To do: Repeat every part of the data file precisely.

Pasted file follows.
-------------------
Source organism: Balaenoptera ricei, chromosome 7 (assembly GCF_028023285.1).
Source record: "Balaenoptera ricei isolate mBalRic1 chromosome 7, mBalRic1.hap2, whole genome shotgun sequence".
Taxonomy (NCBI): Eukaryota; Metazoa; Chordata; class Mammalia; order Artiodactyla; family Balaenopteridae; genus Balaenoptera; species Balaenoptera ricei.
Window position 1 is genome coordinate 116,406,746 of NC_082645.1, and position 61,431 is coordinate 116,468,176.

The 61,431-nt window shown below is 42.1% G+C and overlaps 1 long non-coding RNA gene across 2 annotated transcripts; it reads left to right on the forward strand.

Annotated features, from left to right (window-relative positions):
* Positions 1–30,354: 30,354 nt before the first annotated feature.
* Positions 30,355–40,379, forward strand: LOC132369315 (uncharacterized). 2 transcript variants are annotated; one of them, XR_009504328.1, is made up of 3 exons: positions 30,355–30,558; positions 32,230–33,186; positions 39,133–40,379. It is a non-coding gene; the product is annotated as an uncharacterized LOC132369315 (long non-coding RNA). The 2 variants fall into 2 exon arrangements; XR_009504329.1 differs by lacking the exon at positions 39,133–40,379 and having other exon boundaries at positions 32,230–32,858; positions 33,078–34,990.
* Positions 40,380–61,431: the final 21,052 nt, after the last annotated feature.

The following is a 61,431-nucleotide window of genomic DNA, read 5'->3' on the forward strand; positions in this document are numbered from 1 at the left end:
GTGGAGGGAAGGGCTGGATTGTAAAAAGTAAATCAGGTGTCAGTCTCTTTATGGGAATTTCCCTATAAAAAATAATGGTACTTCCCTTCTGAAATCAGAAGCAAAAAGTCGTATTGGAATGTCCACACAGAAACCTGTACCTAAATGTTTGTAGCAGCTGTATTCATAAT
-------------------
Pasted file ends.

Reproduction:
Source organism: Balaenoptera ricei, chromosome 7 (assembly GCF_028023285.1).
Source record: "Balaenoptera ricei isolate mBalRic1 chromosome 7, mBalRic1.hap2, whole genome shotgun sequence".
Taxonomy (NCBI): Eukaryota; Metazoa; Chordata; class Mammalia; order Artiodactyla; family Balaenopteridae; genus Balaenoptera; species Balaenoptera ricei.
Window position 1 is genome coordinate 116,406,746 of NC_082645.1, and position 61,431 is coordinate 116,468,176.

The 61,431-nt window shown below is 42.1% G+C and overlaps 1 long non-coding RNA gene across 2 annotated transcripts; it reads left to right on the forward strand.

Annotated features, from left to right (window-relative positions):
* Positions 1–30,354: 30,354 nt before the first annotated feature.
* Positions 30,355–40,379, forward strand: LOC132369315 (uncharacterized). 2 transcript variants are annotated; one of them, XR_009504328.1, is made up of 3 exons: positions 30,355–30,558; positions 32,230–33,186; positions 39,133–40,379. It is a non-coding gene; the product is annotated as an uncharacterized LOC132369315 (long non-coding RNA). The 2 variants fall into 2 exon arrangements; XR_009504329.1 differs by lacking the exon at positions 39,133–40,379 and having other exon boundaries at positions 32,230–32,858; positions 33,078–34,990.
* Positions 40,380–61,431: the final 21,052 nt, after the last annotated feature.

The following is a 61,431-nucleotide window of genomic DNA, read 5'->3' on the forward strand; positions in this document are numbered from 1 at the left end:
GTGGAGGGAAGGGCTGGATTGTAAAAAGTAAATCAGGTGTCAGTCTCTTTATGGGAATTTCCCTATAAAAAATAATGGTACTTCCCTTCTGAAATCAGAAGCAAAAAGTCGTATTGGAATGTCCACACAGAAACCTGTACCTAAATGTTTGTAGCAGCTGTATTCATAAT